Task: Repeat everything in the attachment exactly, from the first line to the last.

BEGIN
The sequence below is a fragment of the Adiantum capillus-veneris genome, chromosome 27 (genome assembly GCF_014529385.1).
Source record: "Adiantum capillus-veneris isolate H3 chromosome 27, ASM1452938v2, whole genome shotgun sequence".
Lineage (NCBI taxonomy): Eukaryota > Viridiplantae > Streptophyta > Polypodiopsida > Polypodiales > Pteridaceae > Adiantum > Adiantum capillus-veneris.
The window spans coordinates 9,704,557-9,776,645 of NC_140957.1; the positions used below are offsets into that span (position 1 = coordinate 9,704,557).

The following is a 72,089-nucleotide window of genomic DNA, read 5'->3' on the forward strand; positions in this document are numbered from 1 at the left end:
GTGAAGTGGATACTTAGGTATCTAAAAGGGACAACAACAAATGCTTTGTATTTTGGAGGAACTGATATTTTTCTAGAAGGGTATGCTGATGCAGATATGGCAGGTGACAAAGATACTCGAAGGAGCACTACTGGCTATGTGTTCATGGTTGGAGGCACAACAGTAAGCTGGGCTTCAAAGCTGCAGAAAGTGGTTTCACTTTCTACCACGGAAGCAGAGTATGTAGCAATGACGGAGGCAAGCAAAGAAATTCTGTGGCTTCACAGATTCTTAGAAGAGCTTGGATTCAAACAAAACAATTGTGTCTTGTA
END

The sequence below is a fragment of the Adiantum capillus-veneris genome, chromosome 27 (genome assembly GCF_014529385.1).
Source record: "Adiantum capillus-veneris isolate H3 chromosome 27, ASM1452938v2, whole genome shotgun sequence".
Lineage (NCBI taxonomy): Eukaryota > Viridiplantae > Streptophyta > Polypodiopsida > Polypodiales > Pteridaceae > Adiantum > Adiantum capillus-veneris.
The window spans coordinates 9,704,557-9,776,645 of NC_140957.1; the positions used below are offsets into that span (position 1 = coordinate 9,704,557).

The following is a 72,089-nucleotide window of genomic DNA, read 5'->3' on the forward strand; positions in this document are numbered from 1 at the left end:
GTGAAGTGGATACTTAGGTATCTAAAAGGGACAACAACAAATGCTTTGTATTTTGGAGGAACTGATATTTTTCTAGAAGGGTATGCTGATGCAGATATGGCAGGTGACAAAGATACTCGAAGGAGCACTACTGGCTATGTGTTCATGGTTGGAGGCACAACAGTAAGCTGGGCTTCAAAGCTGCAGAAAGTGGTTTCACTTTCTACCACGGAAGCAGAGTATGTAGCAATGACGGAGGCAAGCAAAGAAATTCTGTGGCTTCACAGATTCTTAGAAGAGCTTGGATTCAAACAAAACAATTGTGTCTTGTA